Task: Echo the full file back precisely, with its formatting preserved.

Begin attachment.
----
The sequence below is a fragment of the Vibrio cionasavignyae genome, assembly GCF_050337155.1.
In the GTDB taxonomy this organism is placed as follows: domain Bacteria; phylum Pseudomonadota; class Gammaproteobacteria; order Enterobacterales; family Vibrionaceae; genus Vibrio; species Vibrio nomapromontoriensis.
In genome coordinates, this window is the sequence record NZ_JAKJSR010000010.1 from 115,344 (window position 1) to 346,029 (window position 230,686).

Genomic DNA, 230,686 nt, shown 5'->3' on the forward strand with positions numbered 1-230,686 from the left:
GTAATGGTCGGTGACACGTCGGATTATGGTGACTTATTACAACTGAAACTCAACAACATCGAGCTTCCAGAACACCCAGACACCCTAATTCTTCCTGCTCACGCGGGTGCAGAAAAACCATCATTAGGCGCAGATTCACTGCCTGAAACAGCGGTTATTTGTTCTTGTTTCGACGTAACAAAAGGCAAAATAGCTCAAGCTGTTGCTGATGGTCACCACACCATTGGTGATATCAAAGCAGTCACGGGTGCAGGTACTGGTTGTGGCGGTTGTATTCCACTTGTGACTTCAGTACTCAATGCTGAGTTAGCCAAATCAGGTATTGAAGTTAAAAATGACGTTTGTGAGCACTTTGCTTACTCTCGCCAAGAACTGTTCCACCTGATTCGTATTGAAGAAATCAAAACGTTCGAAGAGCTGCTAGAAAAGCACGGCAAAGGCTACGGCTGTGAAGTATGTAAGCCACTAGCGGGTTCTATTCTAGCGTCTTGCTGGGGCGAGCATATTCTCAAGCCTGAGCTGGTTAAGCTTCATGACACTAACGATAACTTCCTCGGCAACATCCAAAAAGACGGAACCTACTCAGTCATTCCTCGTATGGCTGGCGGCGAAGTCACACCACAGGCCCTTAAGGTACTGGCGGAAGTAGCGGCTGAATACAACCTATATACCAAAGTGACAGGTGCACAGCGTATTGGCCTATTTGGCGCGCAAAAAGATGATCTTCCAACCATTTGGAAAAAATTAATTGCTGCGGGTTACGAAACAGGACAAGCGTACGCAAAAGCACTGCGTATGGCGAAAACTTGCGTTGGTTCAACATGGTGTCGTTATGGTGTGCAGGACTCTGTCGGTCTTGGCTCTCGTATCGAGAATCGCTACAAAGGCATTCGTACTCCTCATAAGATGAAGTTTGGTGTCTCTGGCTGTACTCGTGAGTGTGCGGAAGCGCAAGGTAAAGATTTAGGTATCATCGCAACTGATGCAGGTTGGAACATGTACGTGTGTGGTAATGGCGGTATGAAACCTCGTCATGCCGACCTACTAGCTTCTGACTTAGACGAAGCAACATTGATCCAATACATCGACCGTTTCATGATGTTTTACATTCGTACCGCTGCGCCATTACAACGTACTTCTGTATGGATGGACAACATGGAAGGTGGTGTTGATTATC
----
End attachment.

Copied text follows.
The sequence below is a fragment of the Vibrio cionasavignyae genome, assembly GCF_050337155.1.
In the GTDB taxonomy this organism is placed as follows: domain Bacteria; phylum Pseudomonadota; class Gammaproteobacteria; order Enterobacterales; family Vibrionaceae; genus Vibrio; species Vibrio nomapromontoriensis.
In genome coordinates, this window is the sequence record NZ_JAKJSR010000010.1 from 115,344 (window position 1) to 346,029 (window position 230,686).

Genomic DNA, 230,686 nt, shown 5'->3' on the forward strand with positions numbered 1-230,686 from the left:
GTAATGGTCGGTGACACGTCGGATTATGGTGACTTATTACAACTGAAACTCAACAACATCGAGCTTCCAGAACACCCAGACACCCTAATTCTTCCTGCTCACGCGGGTGCAGAAAAACCATCATTAGGCGCAGATTCACTGCCTGAAACAGCGGTTATTTGTTCTTGTTTCGACGTAACAAAAGGCAAAATAGCTCAAGCTGTTGCTGATGGTCACCACACCATTGGTGATATCAAAGCAGTCACGGGTGCAGGTACTGGTTGTGGCGGTTGTATTCCACTTGTGACTTCAGTACTCAATGCTGAGTTAGCCAAATCAGGTATTGAAGTTAAAAATGACGTTTGTGAGCACTTTGCTTACTCTCGCCAAGAACTGTTCCACCTGATTCGTATTGAAGAAATCAAAACGTTCGAAGAGCTGCTAGAAAAGCACGGCAAAGGCTACGGCTGTGAAGTATGTAAGCCACTAGCGGGTTCTATTCTAGCGTCTTGCTGGGGCGAGCATATTCTCAAGCCTGAGCTGGTTAAGCTTCATGACACTAACGATAACTTCCTCGGCAACATCCAAAAAGACGGAACCTACTCAGTCATTCCTCGTATGGCTGGCGGCGAAGTCACACCACAGGCCCTTAAGGTACTGGCGGAAGTAGCGGCTGAATACAACCTATATACCAAAGTGACAGGTGCACAGCGTATTGGCCTATTTGGCGCGCAAAAAGATGATCTTCCAACCATTTGGAAAAAATTAATTGCTGCGGGTTACGAAACAGGACAAGCGTACGCAAAAGCACTGCGTATGGCGAAAACTTGCGTTGGTTCAACATGGTGTCGTTATGGTGTGCAGGACTCTGTCGGTCTTGGCTCTCGTATCGAGAATCGCTACAAAGGCATTCGTACTCCTCATAAGATGAAGTTTGGTGTCTCTGGCTGTACTCGTGAGTGTGCGGAAGCGCAAGGTAAAGATTTAGGTATCATCGCAACTGATGCAGGTTGGAACATGTACGTGTGTGGTAATGGCGGTATGAAACCTCGTCATGCCGACCTACTAGCTTCTGACTTAGACGAAGCAACATTGATCCAATACATCGACCGTTTCATGATGTTTTACATTCGTACCGCTGCGCCATTACAACGTACTTCTGTATGGATGGACAACATGGAAGGTGGTGTTGATTATC